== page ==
The diagram below shows the recirculation path when there is no dedicated return loop. Notice the additional connection to the recirculation return port.

    https://www.navieninc.com/pictures/W1siZiIsIjIwMTkvMDUvMjgvMjEvMDkvMDcvYjFhOWUyZDAtODQ4ZC00ZWM0LWEwNjktMDliZjhlM2FlZTM1L0hvdyBpdCB3b3JrcyBkaWFncmFtLnBuZyJdXQ/How it works diagram.png?sha=2531b2aed305f5a4

    Although not shown in the diagram, a check valve will need to be installed into the cold feed to the unit above the recirc feed 'Tee' to prevent the recirculation pump from creating a small closed loop by pushing flow backwards through the freshwater inlet to the recirculation return.
     
    Last edited: Jun 7, 2020
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  4. CG ANderson

    CG ANderson New Member

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    Bannerman, thank you for this clarification. I am familiar with the diagram below. I guess I assumed this had been done by my installers since they were well aware of my house situation. We expressly spoke of how near-impossible it would be to install a dedicated return line.

    So I need this "T" added off the cold supply line to the recirculation port? Plus the check valve on the same new feed, yes?

    This is a rhetorical question, but shouldn't they have known how to do this properly?

    Chris

     
  5. Bannerman

    Bannerman Well-Known Member

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    Mar 19, 2014
    Location:
    Ontario, Canada
    No. The check valve is to be installed on the existing cold water supply feed.

    I just located a photo from FB that shows as I describe. The check valve is shown on the supply line directly above the Tee. The round ball device is an Amtrol Water Hammer arrestor, likely installed as a precaution. See Joe Wood's photo about half way down page.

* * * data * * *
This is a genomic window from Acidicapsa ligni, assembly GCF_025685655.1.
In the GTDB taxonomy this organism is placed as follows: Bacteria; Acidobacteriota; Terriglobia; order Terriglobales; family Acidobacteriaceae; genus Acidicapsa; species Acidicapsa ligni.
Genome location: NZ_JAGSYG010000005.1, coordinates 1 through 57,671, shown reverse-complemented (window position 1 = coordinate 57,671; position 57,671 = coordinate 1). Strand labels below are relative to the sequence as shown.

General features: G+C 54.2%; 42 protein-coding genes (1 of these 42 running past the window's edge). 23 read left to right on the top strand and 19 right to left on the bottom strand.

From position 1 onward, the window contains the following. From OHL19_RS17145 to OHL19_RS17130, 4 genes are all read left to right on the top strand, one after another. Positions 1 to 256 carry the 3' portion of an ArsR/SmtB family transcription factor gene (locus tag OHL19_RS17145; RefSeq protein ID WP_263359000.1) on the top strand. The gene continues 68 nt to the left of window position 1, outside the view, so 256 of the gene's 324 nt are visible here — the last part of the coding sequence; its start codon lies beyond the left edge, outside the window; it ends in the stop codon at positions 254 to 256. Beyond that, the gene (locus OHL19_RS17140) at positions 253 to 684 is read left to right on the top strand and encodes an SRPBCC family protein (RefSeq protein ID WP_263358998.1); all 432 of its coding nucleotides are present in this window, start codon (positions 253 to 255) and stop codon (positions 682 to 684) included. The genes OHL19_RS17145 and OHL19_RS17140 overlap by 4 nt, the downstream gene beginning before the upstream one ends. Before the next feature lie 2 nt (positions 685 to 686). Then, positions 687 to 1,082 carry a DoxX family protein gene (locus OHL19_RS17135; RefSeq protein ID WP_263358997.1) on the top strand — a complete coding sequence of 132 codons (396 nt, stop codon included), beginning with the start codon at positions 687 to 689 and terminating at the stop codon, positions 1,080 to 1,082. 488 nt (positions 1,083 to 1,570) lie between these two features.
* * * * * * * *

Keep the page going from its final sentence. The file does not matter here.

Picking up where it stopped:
https://www.facebook.com/Navien.Inc...es-the-existing-hot-and-col/2258158097594952/

    You answered that question yourself: "I am not sure the installers were very familiar with the NaviCirc"

    Perhaps this is something you may wish to discuss with them since as an authorized and trained Navien installer, they should have known and you should not have required a follow-up service call to correct a deficient installation.

    Suggest returning the pump setting to Internal temporarily until your installer returns to correct the installation. By resuming an internal loop, the pump will be provided with water to circulate and, the buffer tank temperature will be maintained. With the current configuration , there will be no flow through the buffer tank when there is no hot water use, which is allowing the buffer tank to cool between uses. This is then resulting in hot water flow to faucets to take longer as the water contained in the buffer tank will first need to rise.
     
    Last edited: Jun 7, 2020
  6. CG ANderson

    CG ANderson New Member

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    Bannerman, thank you. I will study the FB photo. I think I understand. For reference, here is what I got. Before reading your additional posts, I assumed that where my fingers are in the second image is what I am missing?

    Chris

    IMG_20200607_094027.jpg IMG_20200607_094039.jpg
     
  7. Bannerman

    Bannerman Well-Known Member

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    Yes. Directly above where your small finger is located is embossed 'RECIRC'.

    The fitting on the supply line where your thumb is located should not be used since that is a cleaning port for descaling the heat exchanger. The additional line will need to be added below.
     
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  8. CG ANderson

    CG ANderson New Member

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    Excellent. I will be on the phone first thing Monday. I did set the internal valve back to INT. Should I also change the P.17 setting back to off? I suppose it wouldn't hurt. You have been a great teacher and helper! Chris
     
  9. CG ANderson

    CG ANderson New Member